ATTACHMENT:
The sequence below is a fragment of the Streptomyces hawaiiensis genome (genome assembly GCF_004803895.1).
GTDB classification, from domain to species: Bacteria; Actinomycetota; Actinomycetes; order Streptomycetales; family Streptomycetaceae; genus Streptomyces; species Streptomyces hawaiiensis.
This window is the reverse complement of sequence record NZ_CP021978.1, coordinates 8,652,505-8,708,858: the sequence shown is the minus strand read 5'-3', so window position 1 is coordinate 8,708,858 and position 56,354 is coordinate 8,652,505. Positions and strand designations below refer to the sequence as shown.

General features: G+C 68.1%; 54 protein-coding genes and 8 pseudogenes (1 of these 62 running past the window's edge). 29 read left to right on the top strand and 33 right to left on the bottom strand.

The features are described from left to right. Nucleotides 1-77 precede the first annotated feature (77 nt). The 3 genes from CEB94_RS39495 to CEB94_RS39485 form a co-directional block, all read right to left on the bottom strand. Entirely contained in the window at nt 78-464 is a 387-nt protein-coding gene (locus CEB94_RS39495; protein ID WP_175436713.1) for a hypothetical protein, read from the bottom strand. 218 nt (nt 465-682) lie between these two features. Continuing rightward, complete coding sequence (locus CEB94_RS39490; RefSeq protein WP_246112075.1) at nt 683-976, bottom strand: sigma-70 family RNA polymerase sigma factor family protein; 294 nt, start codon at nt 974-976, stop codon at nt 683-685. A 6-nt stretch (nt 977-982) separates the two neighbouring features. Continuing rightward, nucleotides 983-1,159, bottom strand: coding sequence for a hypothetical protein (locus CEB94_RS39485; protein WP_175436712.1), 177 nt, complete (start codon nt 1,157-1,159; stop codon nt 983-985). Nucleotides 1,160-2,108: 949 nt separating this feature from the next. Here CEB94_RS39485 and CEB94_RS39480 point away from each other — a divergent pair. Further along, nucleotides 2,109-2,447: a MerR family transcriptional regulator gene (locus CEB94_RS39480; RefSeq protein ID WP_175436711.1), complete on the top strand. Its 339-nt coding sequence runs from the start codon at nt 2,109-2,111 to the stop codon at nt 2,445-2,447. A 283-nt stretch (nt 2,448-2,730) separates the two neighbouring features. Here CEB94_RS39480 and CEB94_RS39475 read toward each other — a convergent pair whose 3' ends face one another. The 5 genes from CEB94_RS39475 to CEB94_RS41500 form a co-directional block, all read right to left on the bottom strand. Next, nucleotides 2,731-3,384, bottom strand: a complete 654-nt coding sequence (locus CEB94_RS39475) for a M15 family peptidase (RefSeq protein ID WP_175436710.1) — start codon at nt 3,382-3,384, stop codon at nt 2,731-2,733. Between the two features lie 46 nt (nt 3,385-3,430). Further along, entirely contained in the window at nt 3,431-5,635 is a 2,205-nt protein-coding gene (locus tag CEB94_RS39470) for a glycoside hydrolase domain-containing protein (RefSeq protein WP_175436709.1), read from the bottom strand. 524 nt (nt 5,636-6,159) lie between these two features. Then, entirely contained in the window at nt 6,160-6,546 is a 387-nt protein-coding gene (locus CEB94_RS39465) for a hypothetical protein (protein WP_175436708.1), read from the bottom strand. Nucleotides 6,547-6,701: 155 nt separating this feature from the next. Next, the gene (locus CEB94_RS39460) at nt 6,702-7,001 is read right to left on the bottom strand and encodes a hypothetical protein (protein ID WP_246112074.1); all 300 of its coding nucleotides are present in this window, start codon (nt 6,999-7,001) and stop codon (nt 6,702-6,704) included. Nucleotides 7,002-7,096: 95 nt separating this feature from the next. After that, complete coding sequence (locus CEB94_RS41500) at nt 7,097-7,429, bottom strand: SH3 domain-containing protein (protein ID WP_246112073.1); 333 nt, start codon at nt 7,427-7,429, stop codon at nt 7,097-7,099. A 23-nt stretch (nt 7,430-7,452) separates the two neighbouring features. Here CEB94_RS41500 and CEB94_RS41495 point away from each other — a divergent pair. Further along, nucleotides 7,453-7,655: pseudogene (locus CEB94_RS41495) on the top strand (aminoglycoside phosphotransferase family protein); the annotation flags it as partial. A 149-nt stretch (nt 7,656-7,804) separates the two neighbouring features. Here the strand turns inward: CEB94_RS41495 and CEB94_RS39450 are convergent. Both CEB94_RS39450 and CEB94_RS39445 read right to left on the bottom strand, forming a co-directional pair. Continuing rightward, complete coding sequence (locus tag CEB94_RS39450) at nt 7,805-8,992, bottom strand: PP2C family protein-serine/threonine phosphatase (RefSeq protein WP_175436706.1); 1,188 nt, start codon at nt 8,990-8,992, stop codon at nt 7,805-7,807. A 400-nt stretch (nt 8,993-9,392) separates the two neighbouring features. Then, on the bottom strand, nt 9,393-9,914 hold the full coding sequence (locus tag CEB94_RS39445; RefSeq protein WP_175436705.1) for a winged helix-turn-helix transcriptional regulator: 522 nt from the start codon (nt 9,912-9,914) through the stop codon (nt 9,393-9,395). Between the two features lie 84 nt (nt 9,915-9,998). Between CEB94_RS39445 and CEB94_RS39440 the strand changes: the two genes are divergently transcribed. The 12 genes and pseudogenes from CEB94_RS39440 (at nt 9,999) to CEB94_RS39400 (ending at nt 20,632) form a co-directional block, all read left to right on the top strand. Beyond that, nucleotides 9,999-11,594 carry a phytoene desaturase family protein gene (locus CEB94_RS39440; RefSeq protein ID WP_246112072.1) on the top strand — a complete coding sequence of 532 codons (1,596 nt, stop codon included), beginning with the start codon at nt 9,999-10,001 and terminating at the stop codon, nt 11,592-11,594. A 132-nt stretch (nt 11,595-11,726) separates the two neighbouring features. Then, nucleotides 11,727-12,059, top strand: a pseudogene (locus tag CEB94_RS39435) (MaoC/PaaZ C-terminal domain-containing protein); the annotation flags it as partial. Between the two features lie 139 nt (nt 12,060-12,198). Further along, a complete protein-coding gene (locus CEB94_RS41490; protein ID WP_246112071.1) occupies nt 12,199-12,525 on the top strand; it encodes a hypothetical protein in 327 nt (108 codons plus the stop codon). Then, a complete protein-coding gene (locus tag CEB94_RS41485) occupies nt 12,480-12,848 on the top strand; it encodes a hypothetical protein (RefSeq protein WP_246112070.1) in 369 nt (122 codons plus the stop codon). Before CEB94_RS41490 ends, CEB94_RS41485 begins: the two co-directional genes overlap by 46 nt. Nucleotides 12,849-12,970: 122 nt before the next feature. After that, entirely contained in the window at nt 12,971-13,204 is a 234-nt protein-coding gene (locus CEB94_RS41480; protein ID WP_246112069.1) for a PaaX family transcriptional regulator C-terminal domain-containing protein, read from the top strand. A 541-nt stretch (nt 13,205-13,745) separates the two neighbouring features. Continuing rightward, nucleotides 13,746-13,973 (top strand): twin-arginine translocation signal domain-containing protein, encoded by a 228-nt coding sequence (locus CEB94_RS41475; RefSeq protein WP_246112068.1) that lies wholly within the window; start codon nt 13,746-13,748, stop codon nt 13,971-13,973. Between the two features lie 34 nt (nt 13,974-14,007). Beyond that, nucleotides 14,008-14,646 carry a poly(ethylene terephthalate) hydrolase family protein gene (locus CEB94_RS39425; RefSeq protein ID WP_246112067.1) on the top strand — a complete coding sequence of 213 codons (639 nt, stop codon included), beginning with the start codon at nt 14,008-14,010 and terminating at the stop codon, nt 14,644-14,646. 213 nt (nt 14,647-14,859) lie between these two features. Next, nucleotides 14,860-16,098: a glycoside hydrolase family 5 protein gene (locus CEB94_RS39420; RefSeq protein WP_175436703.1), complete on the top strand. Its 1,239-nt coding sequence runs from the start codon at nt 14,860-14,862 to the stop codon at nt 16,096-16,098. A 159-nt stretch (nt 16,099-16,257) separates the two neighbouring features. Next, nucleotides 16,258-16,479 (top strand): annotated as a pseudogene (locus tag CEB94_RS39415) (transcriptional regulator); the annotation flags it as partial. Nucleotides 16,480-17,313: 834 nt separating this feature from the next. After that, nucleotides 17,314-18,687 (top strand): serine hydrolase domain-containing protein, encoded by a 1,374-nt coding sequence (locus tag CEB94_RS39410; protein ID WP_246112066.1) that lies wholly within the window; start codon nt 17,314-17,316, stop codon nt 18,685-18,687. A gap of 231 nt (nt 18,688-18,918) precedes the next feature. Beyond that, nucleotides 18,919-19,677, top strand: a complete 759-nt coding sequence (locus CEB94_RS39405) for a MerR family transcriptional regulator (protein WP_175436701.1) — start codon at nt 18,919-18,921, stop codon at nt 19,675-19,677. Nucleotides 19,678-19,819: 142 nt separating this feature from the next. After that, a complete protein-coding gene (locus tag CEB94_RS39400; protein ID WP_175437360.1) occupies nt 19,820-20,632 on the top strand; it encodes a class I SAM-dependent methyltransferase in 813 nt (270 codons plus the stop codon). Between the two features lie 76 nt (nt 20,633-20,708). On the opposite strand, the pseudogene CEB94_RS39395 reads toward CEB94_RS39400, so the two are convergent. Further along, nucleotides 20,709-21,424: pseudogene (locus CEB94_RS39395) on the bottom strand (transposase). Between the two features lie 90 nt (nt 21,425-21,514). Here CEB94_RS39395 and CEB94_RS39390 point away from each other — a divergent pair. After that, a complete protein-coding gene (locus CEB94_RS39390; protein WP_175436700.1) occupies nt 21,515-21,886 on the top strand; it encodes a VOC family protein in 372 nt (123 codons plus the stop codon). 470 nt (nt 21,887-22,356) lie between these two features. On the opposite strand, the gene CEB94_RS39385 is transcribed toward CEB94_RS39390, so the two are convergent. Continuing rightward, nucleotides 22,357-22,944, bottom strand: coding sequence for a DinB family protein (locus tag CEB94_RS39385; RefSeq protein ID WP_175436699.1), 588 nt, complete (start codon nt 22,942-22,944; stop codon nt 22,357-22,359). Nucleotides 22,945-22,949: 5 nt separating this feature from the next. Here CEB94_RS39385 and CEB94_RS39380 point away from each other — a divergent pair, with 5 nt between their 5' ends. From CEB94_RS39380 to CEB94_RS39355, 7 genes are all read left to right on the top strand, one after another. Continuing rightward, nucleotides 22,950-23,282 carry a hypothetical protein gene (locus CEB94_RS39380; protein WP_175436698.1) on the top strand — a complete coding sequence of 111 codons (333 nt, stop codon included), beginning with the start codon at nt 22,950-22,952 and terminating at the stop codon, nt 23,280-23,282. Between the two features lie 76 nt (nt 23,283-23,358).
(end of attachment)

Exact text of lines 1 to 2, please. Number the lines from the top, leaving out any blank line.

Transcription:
The sequence below is a fragment of the Streptomyces hawaiiensis genome (genome assembly GCF_004803895.1).
GTDB classification, from domain to species: Bacteria; Actinomycetota; Actinomycetes; order Streptomycetales; family Streptomycetaceae; genus Streptomyces; species Streptomyces hawaiiensis.